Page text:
Thousands of people are gathering on the battlefields of the Somme as they prepare to honour those who fell there during the First World War.
The Somme battlefields claimed many thousands of lives
The Prince of Wales and ministers will be among those joining Saturday's commemorations - exactly 90 years after the Battle of the Somme began.
About 20,000 British and empire troops fell on 1 July 1916 - known as bloodiest day in British Army history.
Some 125,000 were to die during the course of the five-month battle.
With hotels and guest houses across the Somme region filled to capacity, many of those coming to pay their respects have had to book accommodation up to 30 miles away from the battlefields.
Many took the chance on Friday to make personal visits to memorials and war graves ahead of the formal commemorations.
Among them was 14-year-old Harry Shuell, a pupil at Bury Grammar School in greater Manchester.
A small boys' school with only 197 pupils on the roll in 1914, Bury Grammar lost 97 former pupils in the First World War, including 20 at the Battle of the Somme.
Harry laid a wreath of poppies in the village of la Boisselle, just metres from the spot where his great-great-uncle, Private Thomas Seville of the 7th Kings Own Royal Lancashire Regiment, was killed in 1916.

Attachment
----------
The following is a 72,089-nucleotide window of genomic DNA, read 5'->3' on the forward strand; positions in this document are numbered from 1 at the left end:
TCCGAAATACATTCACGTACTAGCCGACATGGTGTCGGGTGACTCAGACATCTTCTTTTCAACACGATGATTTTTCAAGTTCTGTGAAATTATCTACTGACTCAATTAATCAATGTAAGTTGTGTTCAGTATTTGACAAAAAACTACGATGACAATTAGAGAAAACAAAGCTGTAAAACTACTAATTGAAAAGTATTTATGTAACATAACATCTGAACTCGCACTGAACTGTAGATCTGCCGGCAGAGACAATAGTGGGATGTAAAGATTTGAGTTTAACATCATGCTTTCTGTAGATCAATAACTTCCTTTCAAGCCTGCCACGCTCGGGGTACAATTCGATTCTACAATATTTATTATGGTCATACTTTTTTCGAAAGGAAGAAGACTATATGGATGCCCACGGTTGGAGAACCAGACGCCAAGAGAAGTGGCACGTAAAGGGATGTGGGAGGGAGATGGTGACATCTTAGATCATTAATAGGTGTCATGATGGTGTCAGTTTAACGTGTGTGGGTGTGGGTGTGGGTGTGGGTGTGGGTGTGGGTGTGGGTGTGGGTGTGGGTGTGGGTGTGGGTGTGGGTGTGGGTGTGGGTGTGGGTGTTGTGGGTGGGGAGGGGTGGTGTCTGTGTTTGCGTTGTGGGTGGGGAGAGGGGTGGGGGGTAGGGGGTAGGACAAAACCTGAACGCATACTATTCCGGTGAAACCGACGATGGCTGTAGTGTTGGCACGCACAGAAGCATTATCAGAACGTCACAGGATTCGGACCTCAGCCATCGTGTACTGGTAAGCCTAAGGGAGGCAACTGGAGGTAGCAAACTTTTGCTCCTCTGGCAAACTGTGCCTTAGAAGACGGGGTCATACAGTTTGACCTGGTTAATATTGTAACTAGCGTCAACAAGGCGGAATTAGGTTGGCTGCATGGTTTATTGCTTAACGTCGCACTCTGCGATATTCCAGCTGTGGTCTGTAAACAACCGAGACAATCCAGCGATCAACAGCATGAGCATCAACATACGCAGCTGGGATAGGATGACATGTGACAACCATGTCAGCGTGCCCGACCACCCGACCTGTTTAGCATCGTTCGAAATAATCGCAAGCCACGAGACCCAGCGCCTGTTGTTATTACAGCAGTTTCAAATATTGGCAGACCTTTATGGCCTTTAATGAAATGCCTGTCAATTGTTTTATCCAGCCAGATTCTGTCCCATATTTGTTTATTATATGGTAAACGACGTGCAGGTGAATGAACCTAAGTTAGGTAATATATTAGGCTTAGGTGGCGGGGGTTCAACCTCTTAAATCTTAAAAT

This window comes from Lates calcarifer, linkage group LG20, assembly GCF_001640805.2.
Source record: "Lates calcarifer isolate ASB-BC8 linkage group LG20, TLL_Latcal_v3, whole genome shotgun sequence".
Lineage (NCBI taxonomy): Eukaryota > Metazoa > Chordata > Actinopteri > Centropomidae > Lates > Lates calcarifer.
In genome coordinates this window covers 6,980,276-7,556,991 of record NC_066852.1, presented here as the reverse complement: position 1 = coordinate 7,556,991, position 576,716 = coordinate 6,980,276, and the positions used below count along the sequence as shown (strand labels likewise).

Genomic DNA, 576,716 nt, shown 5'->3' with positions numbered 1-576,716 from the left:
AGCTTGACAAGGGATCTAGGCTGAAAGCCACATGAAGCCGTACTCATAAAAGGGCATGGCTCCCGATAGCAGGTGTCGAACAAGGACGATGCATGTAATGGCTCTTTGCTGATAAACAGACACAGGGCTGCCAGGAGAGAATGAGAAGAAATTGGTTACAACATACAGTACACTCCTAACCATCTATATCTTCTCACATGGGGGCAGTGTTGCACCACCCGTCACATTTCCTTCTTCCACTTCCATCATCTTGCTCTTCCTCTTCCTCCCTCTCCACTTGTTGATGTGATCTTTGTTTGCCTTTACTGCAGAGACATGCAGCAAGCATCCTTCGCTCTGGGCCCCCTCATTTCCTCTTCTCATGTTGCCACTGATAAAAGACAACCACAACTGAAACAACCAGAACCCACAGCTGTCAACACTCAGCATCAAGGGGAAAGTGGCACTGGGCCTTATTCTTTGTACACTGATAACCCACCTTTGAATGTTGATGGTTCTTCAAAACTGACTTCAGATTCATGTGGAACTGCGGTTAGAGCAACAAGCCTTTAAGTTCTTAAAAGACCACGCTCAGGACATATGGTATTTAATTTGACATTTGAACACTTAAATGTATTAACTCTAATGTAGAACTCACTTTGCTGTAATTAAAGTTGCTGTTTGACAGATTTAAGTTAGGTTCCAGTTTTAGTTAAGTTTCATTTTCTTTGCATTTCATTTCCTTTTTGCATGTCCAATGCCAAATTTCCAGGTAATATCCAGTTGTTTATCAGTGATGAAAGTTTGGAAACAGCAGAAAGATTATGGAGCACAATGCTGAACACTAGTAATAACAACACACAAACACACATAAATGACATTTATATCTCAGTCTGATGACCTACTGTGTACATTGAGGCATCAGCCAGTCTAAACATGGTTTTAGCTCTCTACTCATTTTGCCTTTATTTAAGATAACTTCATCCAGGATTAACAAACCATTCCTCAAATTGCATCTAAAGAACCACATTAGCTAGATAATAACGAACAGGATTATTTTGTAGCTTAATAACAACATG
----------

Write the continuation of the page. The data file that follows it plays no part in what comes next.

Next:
Four days into the battle of the Somme, parts of the village remained in German hands, with enemy soldiers holding out in a labyrinth of trenches.
Aged 26, Pte Seville was commanding a bombing party to help liberate the village when he was killed.
Although his body was never recovered, records indicate he died just a short distance from the village church where Harry laid a wreath.
Standing in the centre of the village Harry said: "It feels quite eerie to know that he probably would have walked through here, might have sat there and would have died nearby."
Others paying personal tributes included 36-year-old Neil McGurk, of Godmanchester, Cambridgeshire, whose great-uncle Corporal William Clark of the Durham Light Infantry died at the Somme in September 1916.
Mr McGurk decided to carry out research into his relative after volunteering to take part in a five-day march along the front line in authentic 1916 uniform organised by the National Army Museum in London.
Although his relative has no known grave, Mr McGurk's research helped him narrow down where he fell to within a few fields.
"I know that potentially he is in there somewhere," he said.
"I went there on Sunday. Or the fact that there may be a Durham Light Infantry soldier in a grave somewhere known only to God, there is that possibility as well."